Nithingsbane, the Retainer's Blade

+1 axiomatic cold iron longsword; AL LN; Int 17, Wis 17, Cha 10; Speech (Common, Giant, Dwarf, Celestial), telepathy, darkvision 120 ft., and hearing; Ego score 16.
Lesser Powers: Zone of truth 3/day (CL 3, Will DC 13 negates), Item has 10 ranks in Bluff (total modifier +10) and Sense Motive (total modifier +13).
Greater Power: Invisibility purge (30 ft. range, CL 5) 3/day.
Other Powers: At its own discretion, Nithingsbane can function identically to a stone of weight (loadstone) (see p. 276 of the Dungeon Master's Guide); it can also use ghost sound at will.

Personality

Nithingsbane is a quintessentially lawful neutral blade, and detests any hint of weakness in its wielder. It was created as a weapon to be used only by a retainer truly loyal to his king, and as such it harbors a deep and abiding intolerance for cowardice, treachery, or dishonorable behavior of any sort in those who carry it into battle. It tends to be both wiser and more intelligent than those into whose hands it falls, and it is not shy about dispensing advice to its wielders, often in scathingly sarcastic language. On the rare occasions when it finds a wielder who measures up to its very stringent expectations (usually a lawful neutral or lawful good character with a Wisdom score of at least 18), it is friendlier, and instead comments merely upon the wisdom or folly of a given course of action, rather than upon the personal qualities of its wielder. Almost as a rule, Nithingsbane administers its criticism and "advice" through telepathy rather than speech.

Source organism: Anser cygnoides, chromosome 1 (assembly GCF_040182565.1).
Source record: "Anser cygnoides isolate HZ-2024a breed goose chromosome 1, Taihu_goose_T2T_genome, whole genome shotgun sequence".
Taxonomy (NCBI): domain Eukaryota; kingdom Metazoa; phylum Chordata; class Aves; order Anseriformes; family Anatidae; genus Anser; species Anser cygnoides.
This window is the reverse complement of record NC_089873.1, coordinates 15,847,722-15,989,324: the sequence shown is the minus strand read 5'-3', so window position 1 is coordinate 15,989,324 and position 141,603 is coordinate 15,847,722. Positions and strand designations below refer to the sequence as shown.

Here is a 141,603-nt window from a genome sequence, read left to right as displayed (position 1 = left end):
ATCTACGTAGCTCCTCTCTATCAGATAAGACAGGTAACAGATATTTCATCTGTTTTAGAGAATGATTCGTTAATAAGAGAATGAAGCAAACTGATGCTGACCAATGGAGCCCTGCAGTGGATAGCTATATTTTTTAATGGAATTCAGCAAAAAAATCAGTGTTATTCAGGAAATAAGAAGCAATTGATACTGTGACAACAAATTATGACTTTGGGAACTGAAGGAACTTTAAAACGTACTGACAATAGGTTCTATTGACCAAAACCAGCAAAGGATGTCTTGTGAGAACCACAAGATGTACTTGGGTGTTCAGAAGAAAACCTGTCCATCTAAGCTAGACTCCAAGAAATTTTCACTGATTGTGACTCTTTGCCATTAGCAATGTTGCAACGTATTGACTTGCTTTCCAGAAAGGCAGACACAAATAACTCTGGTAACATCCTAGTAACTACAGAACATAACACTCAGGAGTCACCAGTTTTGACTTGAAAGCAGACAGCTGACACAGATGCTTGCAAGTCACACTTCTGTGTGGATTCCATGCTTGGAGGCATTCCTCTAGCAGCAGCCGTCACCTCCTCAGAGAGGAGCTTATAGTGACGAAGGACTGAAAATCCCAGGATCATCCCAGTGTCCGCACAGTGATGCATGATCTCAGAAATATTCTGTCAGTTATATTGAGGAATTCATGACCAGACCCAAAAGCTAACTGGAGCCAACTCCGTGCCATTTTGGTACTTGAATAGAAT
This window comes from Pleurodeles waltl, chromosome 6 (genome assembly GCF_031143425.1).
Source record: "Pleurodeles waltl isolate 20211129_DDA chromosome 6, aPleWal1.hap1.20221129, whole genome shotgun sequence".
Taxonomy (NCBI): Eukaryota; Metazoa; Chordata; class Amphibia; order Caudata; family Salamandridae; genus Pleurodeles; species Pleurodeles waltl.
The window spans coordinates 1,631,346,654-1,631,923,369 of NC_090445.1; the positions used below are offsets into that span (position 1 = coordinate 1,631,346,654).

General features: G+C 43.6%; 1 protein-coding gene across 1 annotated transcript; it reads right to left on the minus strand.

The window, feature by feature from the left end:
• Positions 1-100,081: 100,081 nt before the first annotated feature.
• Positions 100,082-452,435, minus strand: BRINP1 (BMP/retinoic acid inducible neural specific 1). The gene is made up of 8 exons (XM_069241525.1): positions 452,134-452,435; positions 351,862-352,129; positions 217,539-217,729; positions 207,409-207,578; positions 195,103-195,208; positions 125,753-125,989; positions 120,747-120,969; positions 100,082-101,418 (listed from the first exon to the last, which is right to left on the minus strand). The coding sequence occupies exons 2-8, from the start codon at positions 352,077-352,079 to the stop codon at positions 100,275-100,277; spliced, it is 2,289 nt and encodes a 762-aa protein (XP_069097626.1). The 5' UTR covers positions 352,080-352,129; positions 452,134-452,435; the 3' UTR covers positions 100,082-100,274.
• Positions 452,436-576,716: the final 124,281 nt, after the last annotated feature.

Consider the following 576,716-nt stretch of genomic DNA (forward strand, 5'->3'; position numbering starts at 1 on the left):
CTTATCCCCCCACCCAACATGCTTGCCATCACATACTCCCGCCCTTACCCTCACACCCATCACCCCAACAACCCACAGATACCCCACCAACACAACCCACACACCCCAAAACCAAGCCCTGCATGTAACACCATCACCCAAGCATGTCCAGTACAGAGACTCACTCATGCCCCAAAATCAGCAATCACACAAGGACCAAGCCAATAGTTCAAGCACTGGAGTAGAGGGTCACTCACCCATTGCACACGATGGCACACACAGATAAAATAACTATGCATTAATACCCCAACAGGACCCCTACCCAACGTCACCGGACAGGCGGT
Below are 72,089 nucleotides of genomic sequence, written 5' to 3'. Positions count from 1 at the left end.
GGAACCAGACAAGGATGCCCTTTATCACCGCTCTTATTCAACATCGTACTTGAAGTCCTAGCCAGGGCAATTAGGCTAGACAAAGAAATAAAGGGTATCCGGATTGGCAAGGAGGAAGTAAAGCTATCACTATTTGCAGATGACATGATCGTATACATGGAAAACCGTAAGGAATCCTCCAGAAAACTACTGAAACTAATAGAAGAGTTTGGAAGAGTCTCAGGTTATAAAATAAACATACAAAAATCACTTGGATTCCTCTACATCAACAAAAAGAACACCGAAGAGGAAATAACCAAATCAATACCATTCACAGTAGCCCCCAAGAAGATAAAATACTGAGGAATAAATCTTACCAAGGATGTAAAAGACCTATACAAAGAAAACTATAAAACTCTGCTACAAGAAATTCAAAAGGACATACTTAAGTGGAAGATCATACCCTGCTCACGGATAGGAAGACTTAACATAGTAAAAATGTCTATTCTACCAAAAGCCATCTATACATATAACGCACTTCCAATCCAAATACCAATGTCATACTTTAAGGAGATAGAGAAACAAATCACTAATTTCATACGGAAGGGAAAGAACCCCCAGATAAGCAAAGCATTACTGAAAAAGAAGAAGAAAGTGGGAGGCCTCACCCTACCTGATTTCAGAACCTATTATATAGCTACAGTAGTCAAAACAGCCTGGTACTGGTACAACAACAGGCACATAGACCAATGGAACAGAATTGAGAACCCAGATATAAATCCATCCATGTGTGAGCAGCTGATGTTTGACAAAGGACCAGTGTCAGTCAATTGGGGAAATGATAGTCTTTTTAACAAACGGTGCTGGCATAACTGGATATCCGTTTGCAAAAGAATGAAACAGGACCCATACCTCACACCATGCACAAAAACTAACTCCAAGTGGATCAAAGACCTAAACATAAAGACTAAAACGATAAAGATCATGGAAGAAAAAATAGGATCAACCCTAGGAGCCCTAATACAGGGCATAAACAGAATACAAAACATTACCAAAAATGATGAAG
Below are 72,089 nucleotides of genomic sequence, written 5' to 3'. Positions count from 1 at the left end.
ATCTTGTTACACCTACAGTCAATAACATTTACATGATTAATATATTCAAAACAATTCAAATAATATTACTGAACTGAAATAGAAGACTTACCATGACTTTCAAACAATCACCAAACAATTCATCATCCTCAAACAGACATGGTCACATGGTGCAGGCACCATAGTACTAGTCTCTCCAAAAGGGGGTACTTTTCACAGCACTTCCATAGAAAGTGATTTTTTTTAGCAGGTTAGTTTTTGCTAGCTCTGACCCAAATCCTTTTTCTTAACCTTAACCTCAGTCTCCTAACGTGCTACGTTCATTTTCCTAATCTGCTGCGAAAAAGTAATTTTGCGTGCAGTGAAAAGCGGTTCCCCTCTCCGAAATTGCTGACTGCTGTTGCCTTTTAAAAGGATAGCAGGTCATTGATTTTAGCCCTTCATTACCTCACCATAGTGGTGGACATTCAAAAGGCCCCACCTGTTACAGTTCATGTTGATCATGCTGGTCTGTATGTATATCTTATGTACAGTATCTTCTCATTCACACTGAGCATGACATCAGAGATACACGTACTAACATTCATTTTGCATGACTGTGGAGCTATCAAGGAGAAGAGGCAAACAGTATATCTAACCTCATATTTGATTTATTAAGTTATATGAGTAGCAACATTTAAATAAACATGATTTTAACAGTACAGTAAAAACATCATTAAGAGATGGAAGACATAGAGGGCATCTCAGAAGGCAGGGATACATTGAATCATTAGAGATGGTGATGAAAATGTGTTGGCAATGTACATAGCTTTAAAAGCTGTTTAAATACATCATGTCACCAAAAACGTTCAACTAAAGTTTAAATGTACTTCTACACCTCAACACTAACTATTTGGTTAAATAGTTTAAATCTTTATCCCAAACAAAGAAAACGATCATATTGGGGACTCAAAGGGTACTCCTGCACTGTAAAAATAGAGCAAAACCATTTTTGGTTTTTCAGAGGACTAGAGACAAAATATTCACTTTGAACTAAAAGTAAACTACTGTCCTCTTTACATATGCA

A character who is willing to humble himself or herself to the domineering blade's criticism and allows it to offer schooling in the proper behavior for its wielder can usually win its (grudging) respect after demonstrating that he or she is learning from the experience, and a demonstration of true incorruptibility or valor can even coax forth a hint of admiration from this extremely proud weapon.

However, in a pinch Nithingsbane will accept any non-chaotic character as its wielder. Particularly weak-willed individuals in this position quickly find that the sword is capable of making their lives a living hell, since the Retainer's Blade has a sufficiently high Ego score to force many of them to do its bidding. Even if it fails to assert outright control over its wielder, Cowardslayer is more than capable of living up to its name by activating its ability to behave as a stone of weight, and thereby hampering any attempt to flee from battle. Moreover, the sword is not above using its ghost sound ability to prevent its wielder from skulking past an opponent instead of fighting, and has even been known to combine this power with its Bluff skill to make it seem as if its bearer is picking a fight. Thus, characters that are not worthy to bear the sword either become heroes (and hence, worthy to bear it) or corpses in short order. In truth, it somewhat hurts the blade’s feelings that it has never been offered the name "Heromaker," but it would sooner be smashed apart than admit this to anyone.

Strong evocation [lawful]; CL 15th; Craft Magic Arms and Armor, order's wrath; Price 64,830 gp; Cost to create 32565 gp + 2579 XP

Adapting the Blade to Your Campaign

Nithingsbane is a blade associated with the faith of Derena, a deity in the Tolrea campaign setting, who accepts lawful neutral and lawful good clerics. Depending on your setting, you may find it necessary to change the blade's association. Feel free to substitute any LN or LG deity granting access to the Law and Protection domains.